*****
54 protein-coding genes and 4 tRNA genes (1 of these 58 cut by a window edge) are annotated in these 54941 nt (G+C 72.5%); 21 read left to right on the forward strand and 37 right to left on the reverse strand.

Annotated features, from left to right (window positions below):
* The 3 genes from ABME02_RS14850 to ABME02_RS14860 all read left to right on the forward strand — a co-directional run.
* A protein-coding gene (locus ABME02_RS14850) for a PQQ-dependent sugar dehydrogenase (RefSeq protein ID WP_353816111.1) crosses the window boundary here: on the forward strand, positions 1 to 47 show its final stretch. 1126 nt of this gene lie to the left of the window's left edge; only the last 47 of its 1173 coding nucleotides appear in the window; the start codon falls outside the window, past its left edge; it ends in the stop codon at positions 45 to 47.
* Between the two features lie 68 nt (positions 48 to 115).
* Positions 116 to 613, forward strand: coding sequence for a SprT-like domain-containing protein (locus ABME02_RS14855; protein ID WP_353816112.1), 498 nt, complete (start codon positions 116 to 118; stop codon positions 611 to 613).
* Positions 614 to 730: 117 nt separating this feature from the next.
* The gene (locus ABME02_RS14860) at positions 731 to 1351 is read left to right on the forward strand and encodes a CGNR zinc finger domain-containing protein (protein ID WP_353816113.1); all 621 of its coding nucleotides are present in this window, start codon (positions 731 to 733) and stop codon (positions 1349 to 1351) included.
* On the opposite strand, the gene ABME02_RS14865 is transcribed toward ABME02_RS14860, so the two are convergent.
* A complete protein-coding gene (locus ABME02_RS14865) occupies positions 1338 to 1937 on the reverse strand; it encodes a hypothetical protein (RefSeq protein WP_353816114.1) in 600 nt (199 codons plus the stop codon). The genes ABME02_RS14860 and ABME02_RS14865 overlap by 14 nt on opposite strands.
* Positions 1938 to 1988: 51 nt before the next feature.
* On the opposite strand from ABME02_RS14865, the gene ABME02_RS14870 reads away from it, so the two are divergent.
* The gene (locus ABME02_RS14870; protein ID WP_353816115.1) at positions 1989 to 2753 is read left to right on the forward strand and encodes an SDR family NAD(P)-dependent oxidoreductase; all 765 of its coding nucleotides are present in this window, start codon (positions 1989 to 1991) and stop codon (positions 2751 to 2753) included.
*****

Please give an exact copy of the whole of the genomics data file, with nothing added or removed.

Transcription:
54 protein-coding genes and 4 tRNA genes (1 of these 58 cut by a window edge) are annotated in these 54941 nt (G+C 72.5%); 21 read left to right on the forward strand and 37 right to left on the reverse strand.

Annotated features, from left to right (window positions below):
* The 3 genes from ABME02_RS14850 to ABME02_RS14860 all read left to right on the forward strand — a co-directional run.
* A protein-coding gene (locus ABME02_RS14850) for a PQQ-dependent sugar dehydrogenase (RefSeq protein ID WP_353816111.1) crosses the window boundary here: on the forward strand, positions 1 to 47 show its final stretch. 1126 nt of this gene lie to the left of the window's left edge; only the last 47 of its 1173 coding nucleotides appear in the window; the start codon falls outside the window, past its left edge; it ends in the stop codon at positions 45 to 47.
* Between the two features lie 68 nt (positions 48 to 115).
* Positions 116 to 613, forward strand: coding sequence for a SprT-like domain-containing protein (locus ABME02_RS14855; protein ID WP_353816112.1), 498 nt, complete (start codon positions 116 to 118; stop codon positions 611 to 613).
* Positions 614 to 730: 117 nt separating this feature from the next.
* The gene (locus ABME02_RS14860) at positions 731 to 1351 is read left to right on the forward strand and encodes a CGNR zinc finger domain-containing protein (protein ID WP_353816113.1); all 621 of its coding nucleotides are present in this window, start codon (positions 731 to 733) and stop codon (positions 1349 to 1351) included.
* On the opposite strand, the gene ABME02_RS14865 is transcribed toward ABME02_RS14860, so the two are convergent.
* A complete protein-coding gene (locus ABME02_RS14865) occupies positions 1338 to 1937 on the reverse strand; it encodes a hypothetical protein (RefSeq protein WP_353816114.1) in 600 nt (199 codons plus the stop codon). The genes ABME02_RS14860 and ABME02_RS14865 overlap by 14 nt on opposite strands.
* Positions 1938 to 1988: 51 nt before the next feature.
* On the opposite strand from ABME02_RS14865, the gene ABME02_RS14870 reads away from it, so the two are divergent.
* The gene (locus ABME02_RS14870; protein ID WP_353816115.1) at positions 1989 to 2753 is read left to right on the forward strand and encodes an SDR family NAD(P)-dependent oxidoreductase; all 765 of its coding nucleotides are present in this window, start codon (positions 1989 to 1991) and stop codon (positions 2751 to 2753) included.